Monday, February 01, 2010

The Pros and Cons of Kindle Reading

My girlfriend got me a kindle for Christmas, and having had the chance to read a few books on it so far, I feel it's time to weigh in on what I think of the delightful little gizmo.

The pros:
  • It's the one thing you need to bring with you when you want something to read. It's lightweight, gives you your whole (digital) library, and lets you pick up where you left off in any book you want to come back to
  • Pro: It absolutely minimizes physical effort and distraction in the reading process, you don't have to turn pages, or go from one side of a bound book to another, you literally hold the book in one place and hit a button to change pages. It's faster and more convenient than traditional reading.
  • Pro: I'm starting to think it's the easiest way to read pure text, scrolling on a web browser is awkward for keeping your place and has uncomfortable margins, and it's easier to pick up and set down than a normal book and start reading just at a push of a button.
  • Pro: This is more of a lack of a problem, but the battery life is well-nigh infinite if you're not downloading books, and can be pretty much forgotten about 99% of the time.
  • Pro: Having spent so much time reading and watching backlit screens, the digital ink of the kindle is much more comfortable for reading, it feels like reading a normal book. It not being backlit means you need a light source like any other book, but I'm convinced it's the most comfortable way to read, it's essentially a book with one page that keeps changing.
  • Pro: In theory, you can search for specific text or phrases and annotate, although those seem to be more experimental and less-refined. Skipping to individual chapters from the table of contents is much simpler

Now for the cons:
  • A number of books have had spotty support for kindle features, pull quotes which are images have ended up in the wrong place depending upon your text size, there are minor transcription errors or incorrectly placed text, and viewing footnotes isn't always as easy as it's supposed to be. Not every book seems to be set up with the same level of quality
  • Con: Not every book is available in kindle format, it's great for picking up new books or best-sellers, but it's a way to get books on a going-forward basis, while most popular titles I looked for were there, not all were
  • Con: Amazon is currently fighting over the future of e-books thanks to the iPad promising 15 bucks for an ebook, and publishers not wanting to sell their content cheaply. Amazon tries to push a 10 dollar price point with possible discounts, I think trying to sell a digital book for more than a standard paperback is really unfair to the consumer who doesn't necessarily know how long he can count on a particular format sticking around.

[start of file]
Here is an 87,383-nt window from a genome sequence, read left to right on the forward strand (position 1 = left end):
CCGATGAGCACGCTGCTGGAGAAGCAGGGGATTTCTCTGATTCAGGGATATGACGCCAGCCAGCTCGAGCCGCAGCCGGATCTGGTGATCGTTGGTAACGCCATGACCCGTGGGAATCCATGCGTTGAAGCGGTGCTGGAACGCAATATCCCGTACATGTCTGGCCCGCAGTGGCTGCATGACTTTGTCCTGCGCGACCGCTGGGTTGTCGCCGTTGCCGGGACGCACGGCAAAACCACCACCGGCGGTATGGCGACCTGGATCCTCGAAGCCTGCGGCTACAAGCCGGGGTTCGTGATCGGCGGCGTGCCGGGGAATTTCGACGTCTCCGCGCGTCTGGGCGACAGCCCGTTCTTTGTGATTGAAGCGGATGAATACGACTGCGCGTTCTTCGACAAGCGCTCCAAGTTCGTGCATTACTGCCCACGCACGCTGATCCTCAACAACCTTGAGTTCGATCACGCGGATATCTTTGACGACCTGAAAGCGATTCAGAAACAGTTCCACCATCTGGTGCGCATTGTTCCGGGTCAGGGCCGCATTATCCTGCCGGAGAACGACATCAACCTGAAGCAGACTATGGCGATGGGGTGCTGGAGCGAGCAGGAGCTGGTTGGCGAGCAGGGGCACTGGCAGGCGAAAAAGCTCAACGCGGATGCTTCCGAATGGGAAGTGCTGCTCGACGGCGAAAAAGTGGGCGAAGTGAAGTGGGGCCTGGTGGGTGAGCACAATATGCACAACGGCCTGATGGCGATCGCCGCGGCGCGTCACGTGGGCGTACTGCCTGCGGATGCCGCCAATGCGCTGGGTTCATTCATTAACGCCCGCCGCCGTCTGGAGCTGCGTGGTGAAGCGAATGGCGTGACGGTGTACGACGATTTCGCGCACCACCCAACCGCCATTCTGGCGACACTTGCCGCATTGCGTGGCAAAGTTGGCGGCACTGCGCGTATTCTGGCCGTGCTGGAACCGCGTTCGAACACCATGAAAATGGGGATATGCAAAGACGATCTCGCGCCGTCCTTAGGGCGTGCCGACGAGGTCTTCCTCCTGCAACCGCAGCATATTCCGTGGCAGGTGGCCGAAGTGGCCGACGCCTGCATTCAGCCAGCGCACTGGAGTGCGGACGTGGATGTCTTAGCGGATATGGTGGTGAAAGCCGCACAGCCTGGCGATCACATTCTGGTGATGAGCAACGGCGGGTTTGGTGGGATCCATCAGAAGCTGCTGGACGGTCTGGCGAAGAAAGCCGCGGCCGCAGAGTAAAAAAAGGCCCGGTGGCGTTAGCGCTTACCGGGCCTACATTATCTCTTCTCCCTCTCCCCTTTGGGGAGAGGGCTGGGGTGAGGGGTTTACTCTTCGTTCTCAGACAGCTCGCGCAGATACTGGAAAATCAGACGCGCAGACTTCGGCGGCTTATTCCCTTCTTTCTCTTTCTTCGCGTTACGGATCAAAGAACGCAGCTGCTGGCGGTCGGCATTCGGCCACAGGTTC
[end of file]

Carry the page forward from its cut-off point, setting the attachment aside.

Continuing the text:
• Con: While the size of the device is ideal for what it is, a portable reading device, you are sometimes made aware of the limitations of the smaller screen size and the correspondingly smaller amount of text it can fit before you hit the next page button, I've chosen to go to comparatively smaller text sizes to bite off larger chunks at a time
  • Con: Picking up where you left off is very easy, but I'm not completely sold on the merits of searching by text or location, paging through a book is still faster than hitting next page even if hitting "next page" is faster than turning a normal page. In one book in particular, the index at the back of the book was useless, non-hyperlinked and the page numbers offered no correspondence to how "locations" were laid out in the book, you had to rely on a text search or guessing by section
  • Con: You can't lend out a book as easily that I'm aware of, and at the moment trying to show someone something in a book quickly turns into a kindle tech demo as the device overshadows all
  • Con: It's unsuitable for certain types of information: magazines, strategy guides, comic books, graphic novels, and newspaper articles you might want to tear out or pass on to another person.

Essentially, the kindle is optimized for a very specific process: reading a book, leafing through it one page at a time, and periodically setting it down to pick it up later. It helps accomplish that process better than any invention since Gutenberg. It is significantly less optimized towards the other ways in which people use books: leaving margin notes (although annotations are possible they aren't as intuitive as in a book), skimming through a book and trying to take in large sections at once, or representing other types of content rather than just pure text. (images are possible, but limited)

That said, going off of purely empirical data, the kindle has been an incredible success for me. It's successfully subsumed my normal book reading (excluding graphic novels, and online stuff like the wall street journal), and I'd say it's even increased the rate at which I read books because of its incredible convenience for normal reading, and the ease of just picking up a book where you left off and diving in. Reading books on the kindle is addicting, it gets information to you incredibly fast and you're less intimidated by the size of the tome in question, your progress is tracked at the bottom with a bar but you only ever have a well-measured chunk to deal with.

So while I may not have had the courage to attempt this experiment on my own, I'm sold on the kindle for basic reading, and I'll continue trying to find ways to make it better at the things I want it to do like searching and scanning, and hope it continues to grow in support among publishers. I'm undertaking a certain risk in committing part of my future library to this format, but hopefully it'll prove more resilient than the cheap paperbacks it's effectively replacing.


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